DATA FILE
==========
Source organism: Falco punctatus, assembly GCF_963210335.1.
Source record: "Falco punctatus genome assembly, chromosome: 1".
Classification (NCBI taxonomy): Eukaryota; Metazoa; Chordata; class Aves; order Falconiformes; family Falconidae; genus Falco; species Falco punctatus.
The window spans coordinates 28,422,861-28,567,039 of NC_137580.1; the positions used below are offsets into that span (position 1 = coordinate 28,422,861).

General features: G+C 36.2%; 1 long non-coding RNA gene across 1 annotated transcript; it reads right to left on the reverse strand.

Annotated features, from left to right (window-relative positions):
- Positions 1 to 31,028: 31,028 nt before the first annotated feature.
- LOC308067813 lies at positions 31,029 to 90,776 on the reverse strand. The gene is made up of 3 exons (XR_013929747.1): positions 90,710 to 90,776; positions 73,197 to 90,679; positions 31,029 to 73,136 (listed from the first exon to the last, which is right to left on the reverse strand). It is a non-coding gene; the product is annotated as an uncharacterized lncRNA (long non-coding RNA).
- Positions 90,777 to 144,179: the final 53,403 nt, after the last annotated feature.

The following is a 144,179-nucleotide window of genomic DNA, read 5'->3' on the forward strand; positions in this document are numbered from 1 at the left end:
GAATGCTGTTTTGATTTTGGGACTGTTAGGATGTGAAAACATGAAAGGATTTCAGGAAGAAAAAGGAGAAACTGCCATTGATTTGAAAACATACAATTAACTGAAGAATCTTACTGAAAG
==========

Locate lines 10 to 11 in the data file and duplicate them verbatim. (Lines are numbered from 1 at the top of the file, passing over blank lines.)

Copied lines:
The following is a 144,179-nucleotide window of genomic DNA, read 5'->3' on the forward strand; positions in this document are numbered from 1 at the left end:
GAATGCTGTTTTGATTTTGGGACTGTTAGGATGTGAAAACATGAAAGGATTTCAGGAAGAAAAAGGAGAAACTGCCATTGATTTGAAAACATACAATTAACTGAAGAATCTTACTGAAAG